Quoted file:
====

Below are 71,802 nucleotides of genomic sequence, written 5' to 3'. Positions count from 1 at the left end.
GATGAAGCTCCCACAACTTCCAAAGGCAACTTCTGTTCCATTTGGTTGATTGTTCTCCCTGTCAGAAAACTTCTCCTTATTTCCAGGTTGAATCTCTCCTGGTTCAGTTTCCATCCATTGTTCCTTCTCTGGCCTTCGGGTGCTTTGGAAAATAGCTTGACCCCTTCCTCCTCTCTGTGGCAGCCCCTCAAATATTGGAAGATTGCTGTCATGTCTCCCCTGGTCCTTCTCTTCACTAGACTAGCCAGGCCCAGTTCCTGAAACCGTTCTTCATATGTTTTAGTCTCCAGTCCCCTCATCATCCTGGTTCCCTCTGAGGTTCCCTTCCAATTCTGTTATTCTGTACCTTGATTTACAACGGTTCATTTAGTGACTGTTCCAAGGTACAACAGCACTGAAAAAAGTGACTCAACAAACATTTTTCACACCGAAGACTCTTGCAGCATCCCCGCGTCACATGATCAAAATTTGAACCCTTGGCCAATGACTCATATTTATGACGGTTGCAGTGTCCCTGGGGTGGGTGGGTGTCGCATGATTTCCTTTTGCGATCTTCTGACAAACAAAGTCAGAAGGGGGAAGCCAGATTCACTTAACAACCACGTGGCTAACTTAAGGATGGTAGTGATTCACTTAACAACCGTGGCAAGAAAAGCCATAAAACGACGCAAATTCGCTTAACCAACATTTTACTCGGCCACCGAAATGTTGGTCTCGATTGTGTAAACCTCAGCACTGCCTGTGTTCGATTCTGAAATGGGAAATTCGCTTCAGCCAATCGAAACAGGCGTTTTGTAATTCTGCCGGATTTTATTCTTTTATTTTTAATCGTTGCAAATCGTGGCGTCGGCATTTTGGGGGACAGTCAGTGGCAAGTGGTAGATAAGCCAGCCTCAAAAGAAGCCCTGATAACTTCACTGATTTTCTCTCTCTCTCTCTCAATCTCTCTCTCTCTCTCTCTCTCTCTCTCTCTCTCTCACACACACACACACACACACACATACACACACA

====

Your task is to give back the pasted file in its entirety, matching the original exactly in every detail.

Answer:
Below are 71,802 nucleotides of genomic sequence, written 5' to 3'. Positions count from 1 at the left end.
GATGAAGCTCCCACAACTTCCAAAGGCAACTTCTGTTCCATTTGGTTGATTGTTCTCCCTGTCAGAAAACTTCTCCTTATTTCCAGGTTGAATCTCTCCTGGTTCAGTTTCCATCCATTGTTCCTTCTCTGGCCTTCGGGTGCTTTGGAAAATAGCTTGACCCCTTCCTCCTCTCTGTGGCAGCCCCTCAAATATTGGAAGATTGCTGTCATGTCTCCCCTGGTCCTTCTCTTCACTAGACTAGCCAGGCCCAGTTCCTGAAACCGTTCTTCATATGTTTTAGTCTCCAGTCCCCTCATCATCCTGGTTCCCTCTGAGGTTCCCTTCCAATTCTGTTATTCTGTACCTTGATTTACAACGGTTCATTTAGTGACTGTTCCAAGGTACAACAGCACTGAAAAAAGTGACTCAACAAACATTTTTCACACCGAAGACTCTTGCAGCATCCCCGCGTCACATGATCAAAATTTGAACCCTTGGCCAATGACTCATATTTATGACGGTTGCAGTGTCCCTGGGGTGGGTGGGTGTCGCATGATTTCCTTTTGCGATCTTCTGACAAACAAAGTCAGAAGGGGGAAGCCAGATTCACTTAACAACCACGTGGCTAACTTAAGGATGGTAGTGATTCACTTAACAACCGTGGCAAGAAAAGCCATAAAACGACGCAAATTCGCTTAACCAACATTTTACTCGGCCACCGAAATGTTGGTCTCGATTGTGTAAACCTCAGCACTGCCTGTGTTCGATTCTGAAATGGGAAATTCGCTTCAGCCAATCGAAACAGGCGTTTTGTAATTCTGCCGGATTTTATTCTTTTATTTTTAATCGTTGCAAATCGTGGCGTCGGCATTTTGGGGGACAGTCAGTGGCAAGTGGTAGATAAGCCAGCCTCAAAAGAAGCCCTGATAACTTCACTGATTTTCTCTCTCTCTCTCTCAATCTCTCTCTCTCTCTCTCTCTCTCTCTCTCTCTCTCACACACACACACACACACACACATACACACACA